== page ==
The ORNL researchers conducted a test in which they sprayed the scintillating phosphor on simulated debris material marked with technetium-99.
An image intensified camera system captured an image of the simulated debris material in dark conditions.
OAK RIDGE, Tenn. – Oak Ridge National Laboratory (ORNL) researchers have developed a new technology to determine the extent of contamination in Cold War facilities that could replace costly and time-consuming traditional survey methods used by EM.
The innovative process is simple but effective: spray scintillating phosphor on the surface, and if it lights up, it’s a hotspot of radioactivity.
“Frankly, it works surprisingly well from our perspective,” said David Glasgow, a researcher at the laboratory. “Use of phosphor in this work is completely new and the detection limits we have achieved are exemplary for work of this kind.”
EM's Office of Deactivation & Decommissioning and Facilities Engineering (D&D/FE) Director Andrew Szilagyi challenged the researchers to find an efficient, effective way to determine the extent of elevated levels of low-energy beta emitting isotopes, such as technetium-99, in aging facilities in EM’s nuclear cleanup program. Technetium-99 is a slow-decaying radioactive isotope present in the remaining portion of Oak Ridge’s K-25 superstructure and the large gaseous diffusion plants scheduled for future decommissioning at EM's Portsmouth, Ohio, and Paducah, Ky. sites.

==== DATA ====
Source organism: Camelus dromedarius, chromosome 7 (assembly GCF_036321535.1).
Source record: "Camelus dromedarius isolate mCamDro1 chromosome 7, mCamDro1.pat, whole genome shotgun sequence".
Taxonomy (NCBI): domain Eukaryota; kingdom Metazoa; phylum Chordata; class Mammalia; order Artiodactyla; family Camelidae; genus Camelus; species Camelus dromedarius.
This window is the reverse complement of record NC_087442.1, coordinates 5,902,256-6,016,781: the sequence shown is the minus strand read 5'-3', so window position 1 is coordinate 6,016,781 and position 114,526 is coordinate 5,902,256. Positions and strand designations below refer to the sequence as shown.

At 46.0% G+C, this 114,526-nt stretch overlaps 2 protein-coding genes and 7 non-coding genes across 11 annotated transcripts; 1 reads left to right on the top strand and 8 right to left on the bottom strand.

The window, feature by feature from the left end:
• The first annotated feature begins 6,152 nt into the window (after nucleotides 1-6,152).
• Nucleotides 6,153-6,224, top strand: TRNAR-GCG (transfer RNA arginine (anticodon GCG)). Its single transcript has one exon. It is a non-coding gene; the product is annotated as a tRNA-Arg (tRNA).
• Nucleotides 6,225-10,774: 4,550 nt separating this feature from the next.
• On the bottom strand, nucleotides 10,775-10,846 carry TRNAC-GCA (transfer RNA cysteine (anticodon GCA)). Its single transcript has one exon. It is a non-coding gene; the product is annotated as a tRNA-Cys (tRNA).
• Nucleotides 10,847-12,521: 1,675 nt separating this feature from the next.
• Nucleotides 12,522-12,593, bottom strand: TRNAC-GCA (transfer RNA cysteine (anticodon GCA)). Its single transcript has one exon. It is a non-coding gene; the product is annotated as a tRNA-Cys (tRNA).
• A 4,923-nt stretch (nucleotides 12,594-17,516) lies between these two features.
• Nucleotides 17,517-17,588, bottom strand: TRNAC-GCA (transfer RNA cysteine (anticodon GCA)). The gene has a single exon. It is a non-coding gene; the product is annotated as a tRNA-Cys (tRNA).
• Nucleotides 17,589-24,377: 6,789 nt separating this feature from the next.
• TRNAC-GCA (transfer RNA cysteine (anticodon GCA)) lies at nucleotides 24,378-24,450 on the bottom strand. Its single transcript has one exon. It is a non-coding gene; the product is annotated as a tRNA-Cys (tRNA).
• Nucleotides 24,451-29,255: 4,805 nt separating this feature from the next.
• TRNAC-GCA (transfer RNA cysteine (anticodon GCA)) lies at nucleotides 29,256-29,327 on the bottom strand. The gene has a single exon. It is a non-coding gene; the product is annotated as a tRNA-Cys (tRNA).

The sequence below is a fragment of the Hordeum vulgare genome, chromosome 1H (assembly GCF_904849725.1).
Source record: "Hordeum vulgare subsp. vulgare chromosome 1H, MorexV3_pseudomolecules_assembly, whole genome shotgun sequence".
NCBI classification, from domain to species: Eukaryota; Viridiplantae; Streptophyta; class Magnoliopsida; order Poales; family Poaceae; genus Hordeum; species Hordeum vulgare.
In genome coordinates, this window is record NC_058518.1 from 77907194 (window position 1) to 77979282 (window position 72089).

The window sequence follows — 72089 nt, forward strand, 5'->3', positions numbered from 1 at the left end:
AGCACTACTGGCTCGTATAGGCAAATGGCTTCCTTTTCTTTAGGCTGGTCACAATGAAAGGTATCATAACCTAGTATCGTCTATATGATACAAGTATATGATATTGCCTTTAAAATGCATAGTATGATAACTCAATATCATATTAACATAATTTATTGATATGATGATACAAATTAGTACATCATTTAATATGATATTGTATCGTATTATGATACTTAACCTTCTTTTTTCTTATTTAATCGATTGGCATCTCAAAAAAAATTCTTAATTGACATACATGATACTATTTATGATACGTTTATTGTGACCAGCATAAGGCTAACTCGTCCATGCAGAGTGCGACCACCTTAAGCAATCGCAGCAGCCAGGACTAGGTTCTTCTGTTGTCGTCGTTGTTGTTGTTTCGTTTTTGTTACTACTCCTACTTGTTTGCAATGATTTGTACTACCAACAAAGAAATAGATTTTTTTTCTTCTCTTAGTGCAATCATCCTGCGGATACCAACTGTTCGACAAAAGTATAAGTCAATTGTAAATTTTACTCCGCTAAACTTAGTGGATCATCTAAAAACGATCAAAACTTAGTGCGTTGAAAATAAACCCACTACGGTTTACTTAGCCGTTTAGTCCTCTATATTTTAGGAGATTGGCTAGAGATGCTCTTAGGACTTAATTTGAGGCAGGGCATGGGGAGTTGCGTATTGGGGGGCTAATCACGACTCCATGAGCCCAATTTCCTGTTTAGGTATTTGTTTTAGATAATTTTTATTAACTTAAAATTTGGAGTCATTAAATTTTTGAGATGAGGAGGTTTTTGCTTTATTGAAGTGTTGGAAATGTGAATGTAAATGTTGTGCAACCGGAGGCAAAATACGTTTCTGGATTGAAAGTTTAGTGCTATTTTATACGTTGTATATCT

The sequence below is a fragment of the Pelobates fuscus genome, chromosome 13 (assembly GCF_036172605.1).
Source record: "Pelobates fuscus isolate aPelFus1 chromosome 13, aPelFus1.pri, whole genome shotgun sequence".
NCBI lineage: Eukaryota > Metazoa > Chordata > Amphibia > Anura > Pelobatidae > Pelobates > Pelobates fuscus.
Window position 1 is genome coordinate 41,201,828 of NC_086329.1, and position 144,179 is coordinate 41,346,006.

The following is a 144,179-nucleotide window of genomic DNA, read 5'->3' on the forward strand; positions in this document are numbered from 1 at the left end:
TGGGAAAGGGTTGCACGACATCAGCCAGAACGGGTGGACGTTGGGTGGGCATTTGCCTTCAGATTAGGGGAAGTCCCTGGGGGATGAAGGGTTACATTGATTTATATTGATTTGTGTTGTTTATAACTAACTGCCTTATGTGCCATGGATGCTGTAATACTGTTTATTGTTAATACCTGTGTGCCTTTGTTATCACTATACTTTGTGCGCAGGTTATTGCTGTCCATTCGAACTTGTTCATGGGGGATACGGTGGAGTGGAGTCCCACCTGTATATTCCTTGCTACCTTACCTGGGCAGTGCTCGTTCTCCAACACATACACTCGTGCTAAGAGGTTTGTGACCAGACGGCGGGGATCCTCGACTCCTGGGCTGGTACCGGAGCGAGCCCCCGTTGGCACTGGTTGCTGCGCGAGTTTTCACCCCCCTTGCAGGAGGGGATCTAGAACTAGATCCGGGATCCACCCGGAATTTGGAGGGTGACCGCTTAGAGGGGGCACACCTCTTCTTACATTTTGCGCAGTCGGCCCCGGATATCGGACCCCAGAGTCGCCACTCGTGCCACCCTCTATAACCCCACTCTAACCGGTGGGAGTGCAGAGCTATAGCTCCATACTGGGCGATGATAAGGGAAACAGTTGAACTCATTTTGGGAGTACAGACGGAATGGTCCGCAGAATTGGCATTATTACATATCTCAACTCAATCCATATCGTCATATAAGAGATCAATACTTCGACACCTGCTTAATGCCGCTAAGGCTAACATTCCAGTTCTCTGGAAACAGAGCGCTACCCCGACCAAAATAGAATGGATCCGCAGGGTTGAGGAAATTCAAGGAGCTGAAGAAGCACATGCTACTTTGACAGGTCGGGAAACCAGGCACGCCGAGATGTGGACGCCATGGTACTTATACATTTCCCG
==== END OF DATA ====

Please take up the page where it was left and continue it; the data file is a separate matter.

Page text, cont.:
Szilagyi wanted to depart from the traditional methods that rely on large crews to survey, characterize, sample and analyze, all of which is especially costly in hazardous conditions. What’s more, high dose rates may prevent traditional survey devices from detecting contamination, forcing the longer process of sampling and analysis.
The commercially available spray is water-based and nonhazardous, and the scintillator coating can be removed easily without impeding decontamination efforts. The scintillator becomes energetically excited in contact with ionizing radiation, releasing excess energy through fluorescence, or light emission.
While radiological control technicians may take hours to assess contamination in an entire room using field survey instruments, the spray safely brings results in minutes.
“If we can assess larger areas more quickly, it would reduce the amount of time people have to be in those areas,” Glasgow said.
A camera, night vision device and optical filter can capture the images of the contamination, but the green color of the scintillator emission can be viewed by the naked eye when contamination is at a high level.
Szilagyi said EM is currently investigating use of the spray in the nuclear cleanup program.